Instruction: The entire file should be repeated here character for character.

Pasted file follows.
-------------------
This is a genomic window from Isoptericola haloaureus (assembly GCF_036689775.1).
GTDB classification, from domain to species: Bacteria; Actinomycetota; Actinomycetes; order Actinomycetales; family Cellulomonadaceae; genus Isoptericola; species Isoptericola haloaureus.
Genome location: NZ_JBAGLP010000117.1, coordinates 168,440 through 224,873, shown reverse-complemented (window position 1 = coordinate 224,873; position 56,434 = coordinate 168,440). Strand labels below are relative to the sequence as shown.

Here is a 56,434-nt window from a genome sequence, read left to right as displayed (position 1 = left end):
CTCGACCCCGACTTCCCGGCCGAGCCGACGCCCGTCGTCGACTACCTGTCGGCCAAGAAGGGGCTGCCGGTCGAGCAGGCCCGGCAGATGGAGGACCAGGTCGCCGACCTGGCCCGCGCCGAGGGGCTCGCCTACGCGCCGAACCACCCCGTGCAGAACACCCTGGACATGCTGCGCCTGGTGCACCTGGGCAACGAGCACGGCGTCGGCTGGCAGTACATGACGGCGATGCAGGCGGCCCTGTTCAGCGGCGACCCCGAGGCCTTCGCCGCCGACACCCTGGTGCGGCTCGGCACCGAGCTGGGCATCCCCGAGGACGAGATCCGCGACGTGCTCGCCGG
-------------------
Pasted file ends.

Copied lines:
This is a genomic window from Isoptericola haloaureus (assembly GCF_036689775.1).
GTDB classification, from domain to species: Bacteria; Actinomycetota; Actinomycetes; order Actinomycetales; family Cellulomonadaceae; genus Isoptericola; species Isoptericola haloaureus.
Genome location: NZ_JBAGLP010000117.1, coordinates 168,440 through 224,873, shown reverse-complemented (window position 1 = coordinate 224,873; position 56,434 = coordinate 168,440). Strand labels below are relative to the sequence as shown.

Here is a 56,434-nt window from a genome sequence, read left to right as displayed (position 1 = left end):
CTCGACCCCGACTTCCCGGCCGAGCCGACGCCCGTCGTCGACTACCTGTCGGCCAAGAAGGGGCTGCCGGTCGAGCAGGCCCGGCAGATGGAGGACCAGGTCGCCGACCTGGCCCGCGCCGAGGGGCTCGCCTACGCGCCGAACCACCCCGTGCAGAACACCCTGGACATGCTGCGCCTGGTGCACCTGGGCAACGAGCACGGCGTCGGCTGGCAGTACATGACGGCGATGCAGGCGGCCCTGTTCAGCGGCGACCCCGAGGCCTTCGCCGCCGACACCCTGGTGCGGCTCGGCACCGAGCTGGGCATCCCCGAGGACGAGATCCGCGACGTGCTCGCCGG